SHADE by Emily Devenport (Book Review)

Shade, the runaway daughter of a long-gone father and an absentee mother – Mom’s a concert pianist, one of the best on Earth – who stowed away on a spaceship in light-years-distant California two years ago and now survives among the other Deadtowners living out of garbage bins on the multi-cultural (hah!) planet of Z’taruh. Why “hah!”? There are various different intelligent species – the Q’rin, the Lirri, and the Aesopians, among others – but not much culture, unless you count combat sports like fighting to the death no-holds-barred, and rat-fights, like cock-fights or dog-fights, but between giant marsh-rats and again always to the death. Oh, and not much sign of intelligence, either.

The only ones she likes are the Aesopians.

Early in the book, she is with a mixed group of assorted humans and sub-humans when somebody calls the Aesopians “ugly bastards” and says they were “made out of household pets”.

‘The Aesopians made themselves,’ I said. God knows why I bothered.
He glared at me. ‘Shut up, bitch.’
‘No one knows what they originally looked like,’ I lectured. ‘They worshipped animals for thousands of years. When their technology was advanced enough, they started playing with their genes, trying to imitate the characteristics of their gods.’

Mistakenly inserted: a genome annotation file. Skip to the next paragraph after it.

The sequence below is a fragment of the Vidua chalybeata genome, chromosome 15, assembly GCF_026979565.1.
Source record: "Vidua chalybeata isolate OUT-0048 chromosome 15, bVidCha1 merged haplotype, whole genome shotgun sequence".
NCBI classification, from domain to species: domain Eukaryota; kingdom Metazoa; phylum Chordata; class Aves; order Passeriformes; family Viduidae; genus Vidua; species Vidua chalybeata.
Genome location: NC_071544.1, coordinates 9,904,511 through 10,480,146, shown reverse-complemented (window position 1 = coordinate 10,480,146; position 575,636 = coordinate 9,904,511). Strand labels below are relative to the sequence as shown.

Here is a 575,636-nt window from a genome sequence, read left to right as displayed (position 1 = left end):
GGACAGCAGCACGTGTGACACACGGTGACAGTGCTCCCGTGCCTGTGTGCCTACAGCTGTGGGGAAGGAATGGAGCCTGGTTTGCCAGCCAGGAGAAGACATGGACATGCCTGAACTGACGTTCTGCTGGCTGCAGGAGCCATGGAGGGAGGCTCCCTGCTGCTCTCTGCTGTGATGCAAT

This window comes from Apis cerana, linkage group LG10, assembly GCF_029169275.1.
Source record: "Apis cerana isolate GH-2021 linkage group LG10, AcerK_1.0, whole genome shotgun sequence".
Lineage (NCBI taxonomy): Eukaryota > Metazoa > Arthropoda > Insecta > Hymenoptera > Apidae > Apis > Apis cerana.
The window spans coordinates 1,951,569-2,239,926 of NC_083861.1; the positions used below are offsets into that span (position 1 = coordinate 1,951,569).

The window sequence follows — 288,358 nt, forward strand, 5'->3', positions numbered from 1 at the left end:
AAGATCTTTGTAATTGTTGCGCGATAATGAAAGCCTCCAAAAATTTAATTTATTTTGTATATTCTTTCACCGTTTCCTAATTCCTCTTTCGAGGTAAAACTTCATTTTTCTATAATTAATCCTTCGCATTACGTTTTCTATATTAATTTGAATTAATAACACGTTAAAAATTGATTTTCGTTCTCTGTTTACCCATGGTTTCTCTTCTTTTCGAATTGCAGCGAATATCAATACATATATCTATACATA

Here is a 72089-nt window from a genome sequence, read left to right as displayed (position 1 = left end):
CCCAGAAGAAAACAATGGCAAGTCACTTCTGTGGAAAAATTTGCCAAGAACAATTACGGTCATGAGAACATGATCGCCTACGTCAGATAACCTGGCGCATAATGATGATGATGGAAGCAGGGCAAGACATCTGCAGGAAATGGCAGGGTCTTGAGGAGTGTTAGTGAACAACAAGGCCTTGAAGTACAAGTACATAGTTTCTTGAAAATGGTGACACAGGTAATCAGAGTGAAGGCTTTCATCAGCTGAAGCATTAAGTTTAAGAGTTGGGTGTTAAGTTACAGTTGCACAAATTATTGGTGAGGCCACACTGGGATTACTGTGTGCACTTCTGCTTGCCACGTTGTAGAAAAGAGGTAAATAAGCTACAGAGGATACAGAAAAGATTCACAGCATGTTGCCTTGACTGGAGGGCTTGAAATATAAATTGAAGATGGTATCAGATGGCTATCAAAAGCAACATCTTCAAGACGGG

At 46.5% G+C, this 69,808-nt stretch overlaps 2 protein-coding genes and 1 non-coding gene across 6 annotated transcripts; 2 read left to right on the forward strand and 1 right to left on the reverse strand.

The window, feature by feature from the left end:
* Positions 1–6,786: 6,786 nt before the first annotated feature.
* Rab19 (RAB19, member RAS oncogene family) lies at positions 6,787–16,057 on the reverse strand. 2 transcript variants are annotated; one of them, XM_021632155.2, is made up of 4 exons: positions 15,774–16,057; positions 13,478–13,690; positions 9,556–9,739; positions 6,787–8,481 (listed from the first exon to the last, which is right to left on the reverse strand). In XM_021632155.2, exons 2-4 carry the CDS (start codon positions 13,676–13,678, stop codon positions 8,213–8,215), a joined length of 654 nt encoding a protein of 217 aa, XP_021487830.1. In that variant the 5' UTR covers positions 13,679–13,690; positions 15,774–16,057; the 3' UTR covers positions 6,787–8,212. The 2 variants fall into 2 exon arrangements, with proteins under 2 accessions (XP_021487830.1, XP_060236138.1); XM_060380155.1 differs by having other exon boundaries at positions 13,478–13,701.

‘Who the fuck cares?’
‘They were more successful than they could have dreamed. Soon the different animal-types could not interbreed. Powerful families began to gain control, and war broke out between the groups. Lion, bear, elephant and wolf stuck together against horse, eagle and cobra. The wars lasted hundreds of years and ravaged the planet. The survivors were thrown into a dark age.’
‘Jezus, somebody shut her up!’

But in Deadtown the mix is rather different. Babies, Scarbabies, Skids, Ragnir vets, G-workers, tinkers, dogs. One big, ugly family, all incestuous and diseased. But all better than the thing I was sitting next to.

The thing she was sitting next to was a Lirri.

Knossos, an Aesopian elephant man, and the only person on the planet – indeed in the entire universe – that she has any time for, tells her:

‘Listen. Whether someone is your friend or your enemy does not depend on the shape of his body or the place he was born.’
‘All right,’ I said. ‘I know.’
And I did. Wasn’t I standing there with the elephant man, respecting him more than I did myself and wishing I could follow him back into hiding?

The book is studded with one-liners you just want to quote, like:

Lately I got the feeling that the people I thought I knew never really existed.


‘How old did you think I was?’ she asked.
‘Eighteen. Nineteen.’
She hugged me like it was some big compliment. It wasn’t. Arrested development isn’t anything to be proud of.


Making music and painting pictures are two of the three things humans do best. Guess what the third is. No, I’m not telling you.

and, talking about war, Knossos tells her: Where there is no conflict, there is no life.

And what about this? She was looking for Snag, a Q’rin, so she went to the morning rat-fights … Sure enough, he was there by late morning, all bright-eyed about watching his favourite kind of meal hop around and bleed. Remind you of Spain?